Note: Where available, the PDF/Word icon below is provided to view the complete and fully formatted document
 Download Current HansardDownload Current Hansard   

Previous Fragment    Next Fragment
Wednesday, 19 March 2008
Page: 1289

Senator WEBBER (3:11 PM) —Unlike those opposite, those of us on this side, on the Labor side, have always been very clear with the Australian public. We have always been very clear about the need to address the challenges of climate change, and the establishment of an emissions-trading scheme is part of that. We have never sought to shy away from that debate. We have been very clear with the Australian public. It is our priority; it is their priority. That is one of the many reasons that the Rudd Labor government was elected. As the minister has said repeatedly, the establishment of an emissions-trading scheme is one of the most far-reaching reforms in Australia’s economic history. We acknowledge that; Minister Wong has acknowledged that; the Prime Minister has acknowledged that. We have always said that that is the case. That is why one of the first things that we have done—bearing in mind that the Rudd Labor government has only been in existence since 24 November 2007—and one of the first actions we have taken is to outline our proposals to establish that emissions-trading scheme. In seeking to establish that emissions-trading scheme, the government is extremely mindful of the range of impacts that any emissions-trading scheme will have on all of the community. But it is a priority for our community that this be addressed, that climate change be addressed and that an emissions-trading scheme be established as part of addressing that challenge.

We are, therefore, focusing on designing measures that will assist households, particularly low-income households. That should be a priority, and it is a priority. We are focusing on designing measures that will assist them to adjust to the impact of carbon prices. Everyone in Australia understands that if we fail to act on climate change—which for too long those opposite did—the costs will be much greater than if we start to take responsible action now. Part of that responsible action is consultation with our community and consultation with all of the players. That is why we have a process by which we will unveil any proposed emissions-trading scheme. The central principles of this government’s approach to establishing an emissions-trading scheme are: the scheme will be a ‘cap and trade’ scheme that has maximum practical coverage of greenhouse gas emissions and industry sectors; the scheme caps will be designed to place Australia on a low-emissions path in a way that best manages the economic costs of transition and provides incentives to develop and invest in low-emission technologies; the scheme will address the competitive challenges facing emissions intensive trade exposed industries in Australia; and the scheme will also address the impact on strongly affected industries.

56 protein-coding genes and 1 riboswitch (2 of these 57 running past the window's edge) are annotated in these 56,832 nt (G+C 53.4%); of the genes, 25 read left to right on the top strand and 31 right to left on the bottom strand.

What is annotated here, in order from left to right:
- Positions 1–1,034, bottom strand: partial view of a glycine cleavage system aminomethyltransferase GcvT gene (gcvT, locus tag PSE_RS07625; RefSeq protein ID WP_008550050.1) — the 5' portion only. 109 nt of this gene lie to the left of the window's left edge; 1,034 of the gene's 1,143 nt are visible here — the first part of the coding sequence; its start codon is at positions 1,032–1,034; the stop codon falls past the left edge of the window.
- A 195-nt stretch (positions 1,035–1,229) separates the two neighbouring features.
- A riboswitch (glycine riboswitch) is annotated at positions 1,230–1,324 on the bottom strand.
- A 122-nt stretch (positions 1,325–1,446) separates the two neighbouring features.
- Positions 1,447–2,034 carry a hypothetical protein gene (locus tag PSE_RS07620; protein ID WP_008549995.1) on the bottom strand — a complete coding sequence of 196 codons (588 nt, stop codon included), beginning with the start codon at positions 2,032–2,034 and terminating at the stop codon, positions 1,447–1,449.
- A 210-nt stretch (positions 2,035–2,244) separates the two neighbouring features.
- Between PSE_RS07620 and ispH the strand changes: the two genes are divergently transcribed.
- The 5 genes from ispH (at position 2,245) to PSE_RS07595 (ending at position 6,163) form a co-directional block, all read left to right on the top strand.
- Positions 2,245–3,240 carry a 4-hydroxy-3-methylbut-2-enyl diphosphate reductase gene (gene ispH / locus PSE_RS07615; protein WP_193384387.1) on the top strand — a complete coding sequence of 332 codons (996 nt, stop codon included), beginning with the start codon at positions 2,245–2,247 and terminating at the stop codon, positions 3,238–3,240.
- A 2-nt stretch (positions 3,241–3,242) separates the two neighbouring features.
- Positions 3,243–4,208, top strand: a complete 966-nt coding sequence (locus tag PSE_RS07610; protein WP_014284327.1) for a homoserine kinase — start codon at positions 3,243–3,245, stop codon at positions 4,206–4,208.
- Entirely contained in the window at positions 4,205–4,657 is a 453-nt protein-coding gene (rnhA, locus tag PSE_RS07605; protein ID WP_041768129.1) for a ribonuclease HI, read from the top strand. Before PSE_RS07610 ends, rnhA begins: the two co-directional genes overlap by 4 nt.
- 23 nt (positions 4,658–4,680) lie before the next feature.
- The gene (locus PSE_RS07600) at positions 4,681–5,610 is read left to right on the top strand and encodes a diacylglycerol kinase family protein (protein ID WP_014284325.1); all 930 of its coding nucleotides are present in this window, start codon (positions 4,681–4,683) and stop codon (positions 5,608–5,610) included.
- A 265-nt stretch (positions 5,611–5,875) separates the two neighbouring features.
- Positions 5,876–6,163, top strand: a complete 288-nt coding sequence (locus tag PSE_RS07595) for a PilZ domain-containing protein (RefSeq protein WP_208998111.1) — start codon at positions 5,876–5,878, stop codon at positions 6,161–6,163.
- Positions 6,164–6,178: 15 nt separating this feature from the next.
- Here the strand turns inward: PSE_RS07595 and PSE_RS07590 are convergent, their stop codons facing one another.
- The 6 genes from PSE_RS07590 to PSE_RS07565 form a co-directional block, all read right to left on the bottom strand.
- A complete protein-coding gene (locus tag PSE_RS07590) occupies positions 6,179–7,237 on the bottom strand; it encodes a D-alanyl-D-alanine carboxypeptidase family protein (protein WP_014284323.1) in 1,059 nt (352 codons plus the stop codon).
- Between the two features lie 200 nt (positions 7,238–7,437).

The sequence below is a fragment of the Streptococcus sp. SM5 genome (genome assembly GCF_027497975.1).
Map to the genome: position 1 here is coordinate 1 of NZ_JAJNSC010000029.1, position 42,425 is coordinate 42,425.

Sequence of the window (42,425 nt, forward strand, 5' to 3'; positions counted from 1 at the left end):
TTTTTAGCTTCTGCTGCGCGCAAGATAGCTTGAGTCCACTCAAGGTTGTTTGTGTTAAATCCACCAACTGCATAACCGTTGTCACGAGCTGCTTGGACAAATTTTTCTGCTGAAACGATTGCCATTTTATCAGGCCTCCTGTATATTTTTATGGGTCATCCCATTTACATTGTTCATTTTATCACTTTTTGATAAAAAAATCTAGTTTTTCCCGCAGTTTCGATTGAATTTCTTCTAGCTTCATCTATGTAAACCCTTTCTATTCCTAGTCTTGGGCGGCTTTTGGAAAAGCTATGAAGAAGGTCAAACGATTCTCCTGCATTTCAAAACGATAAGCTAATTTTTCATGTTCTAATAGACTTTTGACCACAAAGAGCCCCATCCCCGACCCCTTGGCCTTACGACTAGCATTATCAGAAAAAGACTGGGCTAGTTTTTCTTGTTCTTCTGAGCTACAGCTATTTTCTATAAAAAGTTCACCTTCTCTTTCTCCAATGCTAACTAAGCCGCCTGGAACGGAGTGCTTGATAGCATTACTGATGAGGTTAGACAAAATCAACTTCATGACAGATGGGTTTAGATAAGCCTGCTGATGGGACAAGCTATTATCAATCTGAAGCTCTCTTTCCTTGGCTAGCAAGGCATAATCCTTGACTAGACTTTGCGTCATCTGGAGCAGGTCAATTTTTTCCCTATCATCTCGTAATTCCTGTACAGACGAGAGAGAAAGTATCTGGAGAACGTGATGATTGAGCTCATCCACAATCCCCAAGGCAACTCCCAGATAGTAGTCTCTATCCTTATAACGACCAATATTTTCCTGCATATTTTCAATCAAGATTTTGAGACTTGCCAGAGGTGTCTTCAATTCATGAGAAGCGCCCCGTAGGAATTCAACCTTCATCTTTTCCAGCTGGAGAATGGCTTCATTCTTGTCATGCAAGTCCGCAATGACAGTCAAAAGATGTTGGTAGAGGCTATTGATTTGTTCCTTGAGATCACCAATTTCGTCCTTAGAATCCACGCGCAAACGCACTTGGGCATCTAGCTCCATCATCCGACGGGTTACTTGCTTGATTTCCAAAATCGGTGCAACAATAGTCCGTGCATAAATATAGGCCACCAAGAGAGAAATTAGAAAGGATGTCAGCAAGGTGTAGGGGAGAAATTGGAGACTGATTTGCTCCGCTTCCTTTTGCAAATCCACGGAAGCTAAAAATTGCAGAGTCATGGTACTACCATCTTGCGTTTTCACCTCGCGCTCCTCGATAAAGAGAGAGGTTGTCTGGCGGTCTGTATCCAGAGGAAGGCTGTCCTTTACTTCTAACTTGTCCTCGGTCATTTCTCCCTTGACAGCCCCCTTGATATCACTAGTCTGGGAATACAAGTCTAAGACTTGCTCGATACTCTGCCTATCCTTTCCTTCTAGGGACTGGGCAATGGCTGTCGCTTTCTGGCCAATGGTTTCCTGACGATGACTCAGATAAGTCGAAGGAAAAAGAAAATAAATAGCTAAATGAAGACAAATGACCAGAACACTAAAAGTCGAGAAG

The government will also develop measures to assist households—as I say, particularly the low-income households that those of us on this side are quite rightly concerned about. We will develop measures to assist them in adjusting to any potential impact of carbon prices.

In acknowledging those priorities and in acknowledging the importance of this issue not just to this government, not just to the Australian community but to the world, the Rudd Labor government has announced a timetable for introducing the emissions-trading scheme. We have announced a timetable that allows for consultation and development. There will be an emissions-trading scheme and it will start in 2010. In the lead-up, between now and 2010, the government will release a green paper on emissions-trading design in early July. That will outline various potential approaches to establishing what is a very significant economic reform within the Australian economy. So we will release a green paper—we have already announced that. In December 2008 the government will publicly release exposure draft legislation, because what is most important when you are establishing this significant economic reform is that you need to look at the development of measures that will assist industry to adjust, and that will assist low-income earners, and that there is consultation with the community and the development of certainty. (Time expired)